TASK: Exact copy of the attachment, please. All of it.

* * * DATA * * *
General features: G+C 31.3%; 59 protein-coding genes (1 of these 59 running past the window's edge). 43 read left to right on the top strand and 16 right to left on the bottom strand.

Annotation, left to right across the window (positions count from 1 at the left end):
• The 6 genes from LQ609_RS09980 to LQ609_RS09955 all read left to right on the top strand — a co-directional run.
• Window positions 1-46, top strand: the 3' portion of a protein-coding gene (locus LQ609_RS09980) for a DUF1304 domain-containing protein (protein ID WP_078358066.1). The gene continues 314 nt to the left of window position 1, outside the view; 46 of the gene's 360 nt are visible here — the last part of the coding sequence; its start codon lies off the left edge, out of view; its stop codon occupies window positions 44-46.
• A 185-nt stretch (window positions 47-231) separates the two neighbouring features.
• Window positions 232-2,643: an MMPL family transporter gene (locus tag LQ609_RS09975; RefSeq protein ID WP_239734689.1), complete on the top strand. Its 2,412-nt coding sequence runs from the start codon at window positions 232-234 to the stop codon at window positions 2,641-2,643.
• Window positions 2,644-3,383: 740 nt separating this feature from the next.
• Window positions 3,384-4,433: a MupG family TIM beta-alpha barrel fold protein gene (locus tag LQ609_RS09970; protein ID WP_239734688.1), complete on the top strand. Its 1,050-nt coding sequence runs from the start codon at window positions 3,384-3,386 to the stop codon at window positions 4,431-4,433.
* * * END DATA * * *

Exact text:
General features: G+C 31.3%; 59 protein-coding genes (1 of these 59 running past the window's edge). 43 read left to right on the top strand and 16 right to left on the bottom strand.

Annotation, left to right across the window (positions count from 1 at the left end):
• The 6 genes from LQ609_RS09980 to LQ609_RS09955 all read left to right on the top strand — a co-directional run.
• Window positions 1-46, top strand: the 3' portion of a protein-coding gene (locus LQ609_RS09980) for a DUF1304 domain-containing protein (protein ID WP_078358066.1). The gene continues 314 nt to the left of window position 1, outside the view; 46 of the gene's 360 nt are visible here — the last part of the coding sequence; its start codon lies off the left edge, out of view; its stop codon occupies window positions 44-46.
• A 185-nt stretch (window positions 47-231) separates the two neighbouring features.
• Window positions 232-2,643: an MMPL family transporter gene (locus tag LQ609_RS09975; RefSeq protein ID WP_239734689.1), complete on the top strand. Its 2,412-nt coding sequence runs from the start codon at window positions 232-234 to the stop codon at window positions 2,641-2,643.
• Window positions 2,644-3,383: 740 nt separating this feature from the next.
• Window positions 3,384-4,433: a MupG family TIM beta-alpha barrel fold protein gene (locus tag LQ609_RS09970; protein ID WP_239734688.1), complete on the top strand. Its 1,050-nt coding sequence runs from the start codon at window positions 3,384-3,386 to the stop codon at window positions 4,431-4,433.